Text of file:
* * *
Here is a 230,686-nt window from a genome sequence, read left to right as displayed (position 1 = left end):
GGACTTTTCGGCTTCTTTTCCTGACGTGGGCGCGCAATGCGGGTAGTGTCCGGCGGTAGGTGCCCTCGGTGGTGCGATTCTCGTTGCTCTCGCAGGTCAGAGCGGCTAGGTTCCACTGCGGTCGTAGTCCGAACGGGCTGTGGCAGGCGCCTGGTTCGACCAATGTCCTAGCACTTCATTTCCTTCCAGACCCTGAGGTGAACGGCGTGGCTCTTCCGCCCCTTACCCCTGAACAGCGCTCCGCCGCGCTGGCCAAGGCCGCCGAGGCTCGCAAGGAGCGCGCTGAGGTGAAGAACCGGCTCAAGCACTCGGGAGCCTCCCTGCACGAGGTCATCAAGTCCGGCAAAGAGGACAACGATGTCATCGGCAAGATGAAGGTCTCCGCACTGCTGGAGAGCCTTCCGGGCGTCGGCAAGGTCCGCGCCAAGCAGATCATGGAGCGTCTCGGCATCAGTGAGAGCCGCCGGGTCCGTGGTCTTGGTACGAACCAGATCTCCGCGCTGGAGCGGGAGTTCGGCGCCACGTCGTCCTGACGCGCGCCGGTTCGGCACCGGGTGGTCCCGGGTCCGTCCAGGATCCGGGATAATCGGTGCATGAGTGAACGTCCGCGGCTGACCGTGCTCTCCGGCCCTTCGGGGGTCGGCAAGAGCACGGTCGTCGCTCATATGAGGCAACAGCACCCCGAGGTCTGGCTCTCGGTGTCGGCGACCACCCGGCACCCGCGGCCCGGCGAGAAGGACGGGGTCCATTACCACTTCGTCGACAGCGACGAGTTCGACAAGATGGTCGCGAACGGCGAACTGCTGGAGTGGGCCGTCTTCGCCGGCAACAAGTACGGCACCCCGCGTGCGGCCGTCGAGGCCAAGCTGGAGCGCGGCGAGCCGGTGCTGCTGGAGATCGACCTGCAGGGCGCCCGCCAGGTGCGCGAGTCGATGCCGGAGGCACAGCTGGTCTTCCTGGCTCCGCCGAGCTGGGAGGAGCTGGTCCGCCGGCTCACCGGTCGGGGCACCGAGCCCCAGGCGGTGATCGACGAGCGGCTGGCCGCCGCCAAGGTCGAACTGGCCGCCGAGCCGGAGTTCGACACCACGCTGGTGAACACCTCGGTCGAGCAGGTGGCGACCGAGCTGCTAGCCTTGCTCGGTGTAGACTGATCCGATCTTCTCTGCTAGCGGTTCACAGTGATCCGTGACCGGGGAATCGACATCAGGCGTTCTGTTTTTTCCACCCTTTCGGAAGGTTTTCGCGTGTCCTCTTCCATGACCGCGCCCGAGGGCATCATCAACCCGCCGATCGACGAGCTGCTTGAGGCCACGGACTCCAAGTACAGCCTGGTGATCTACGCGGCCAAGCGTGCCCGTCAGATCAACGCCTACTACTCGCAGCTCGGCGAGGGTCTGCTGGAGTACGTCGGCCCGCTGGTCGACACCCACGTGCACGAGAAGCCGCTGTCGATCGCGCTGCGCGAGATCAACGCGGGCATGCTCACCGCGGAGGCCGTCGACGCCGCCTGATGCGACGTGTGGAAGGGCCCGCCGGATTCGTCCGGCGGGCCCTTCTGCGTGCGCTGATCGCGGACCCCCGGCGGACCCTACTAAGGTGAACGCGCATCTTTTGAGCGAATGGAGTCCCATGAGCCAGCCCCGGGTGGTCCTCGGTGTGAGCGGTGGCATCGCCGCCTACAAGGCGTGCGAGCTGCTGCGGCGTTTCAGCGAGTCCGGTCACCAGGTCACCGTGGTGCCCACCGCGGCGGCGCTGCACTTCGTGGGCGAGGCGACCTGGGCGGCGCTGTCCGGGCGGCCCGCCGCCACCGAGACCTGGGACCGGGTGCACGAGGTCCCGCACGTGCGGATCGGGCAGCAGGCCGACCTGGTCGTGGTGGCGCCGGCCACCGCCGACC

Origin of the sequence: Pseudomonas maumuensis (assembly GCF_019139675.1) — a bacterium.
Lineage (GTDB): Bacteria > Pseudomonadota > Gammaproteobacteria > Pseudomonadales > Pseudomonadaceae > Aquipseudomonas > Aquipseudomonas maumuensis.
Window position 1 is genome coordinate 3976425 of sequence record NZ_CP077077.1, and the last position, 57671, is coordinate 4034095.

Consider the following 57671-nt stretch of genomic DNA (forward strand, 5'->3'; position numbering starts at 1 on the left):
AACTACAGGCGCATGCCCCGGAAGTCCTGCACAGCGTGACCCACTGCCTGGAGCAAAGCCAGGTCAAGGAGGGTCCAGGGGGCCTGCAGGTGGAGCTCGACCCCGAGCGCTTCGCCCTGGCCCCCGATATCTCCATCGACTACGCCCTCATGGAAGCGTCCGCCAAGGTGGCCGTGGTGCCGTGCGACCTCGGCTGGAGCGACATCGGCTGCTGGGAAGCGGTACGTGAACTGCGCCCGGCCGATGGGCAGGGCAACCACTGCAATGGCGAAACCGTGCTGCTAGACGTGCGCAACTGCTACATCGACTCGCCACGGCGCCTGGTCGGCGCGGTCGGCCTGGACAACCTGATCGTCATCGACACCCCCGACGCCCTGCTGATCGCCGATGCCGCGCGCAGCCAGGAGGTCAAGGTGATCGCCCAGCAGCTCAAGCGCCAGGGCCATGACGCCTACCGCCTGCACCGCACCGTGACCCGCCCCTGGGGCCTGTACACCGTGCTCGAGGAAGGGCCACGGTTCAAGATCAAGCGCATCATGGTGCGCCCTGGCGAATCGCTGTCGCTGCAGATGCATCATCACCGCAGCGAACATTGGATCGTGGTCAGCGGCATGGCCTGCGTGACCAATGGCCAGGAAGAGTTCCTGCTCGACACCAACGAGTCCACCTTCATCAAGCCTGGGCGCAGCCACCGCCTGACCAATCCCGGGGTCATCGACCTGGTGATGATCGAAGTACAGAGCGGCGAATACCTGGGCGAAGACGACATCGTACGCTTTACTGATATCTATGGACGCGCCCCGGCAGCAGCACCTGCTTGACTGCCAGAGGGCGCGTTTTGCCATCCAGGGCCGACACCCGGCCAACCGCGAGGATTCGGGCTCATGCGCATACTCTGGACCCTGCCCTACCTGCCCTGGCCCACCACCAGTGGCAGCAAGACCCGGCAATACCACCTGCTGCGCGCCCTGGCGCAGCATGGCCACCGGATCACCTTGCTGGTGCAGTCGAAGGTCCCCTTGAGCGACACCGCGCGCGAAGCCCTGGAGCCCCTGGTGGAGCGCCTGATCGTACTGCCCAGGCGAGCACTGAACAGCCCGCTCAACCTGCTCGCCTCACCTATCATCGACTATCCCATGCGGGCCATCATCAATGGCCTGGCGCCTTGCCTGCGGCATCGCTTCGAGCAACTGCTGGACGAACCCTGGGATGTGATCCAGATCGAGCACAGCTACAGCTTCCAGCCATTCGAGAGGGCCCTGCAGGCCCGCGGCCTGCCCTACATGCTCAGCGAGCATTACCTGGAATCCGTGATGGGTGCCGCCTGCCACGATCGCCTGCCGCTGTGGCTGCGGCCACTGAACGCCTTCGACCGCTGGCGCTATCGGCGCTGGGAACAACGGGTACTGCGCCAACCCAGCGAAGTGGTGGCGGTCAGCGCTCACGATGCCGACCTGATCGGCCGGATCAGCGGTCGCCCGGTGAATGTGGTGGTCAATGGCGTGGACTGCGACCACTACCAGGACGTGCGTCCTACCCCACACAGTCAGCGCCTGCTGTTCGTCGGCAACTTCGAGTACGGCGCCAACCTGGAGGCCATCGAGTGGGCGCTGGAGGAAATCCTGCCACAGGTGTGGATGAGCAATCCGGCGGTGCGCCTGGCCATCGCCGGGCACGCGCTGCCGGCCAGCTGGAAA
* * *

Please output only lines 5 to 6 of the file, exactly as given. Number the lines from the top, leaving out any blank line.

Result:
Window position 1 is genome coordinate 3976425 of sequence record NZ_CP077077.1, and the last position, 57671, is coordinate 4034095.

Consider the following 57671-nt stretch of genomic DNA (forward strand, 5'->3'; position numbering starts at 1 on the left):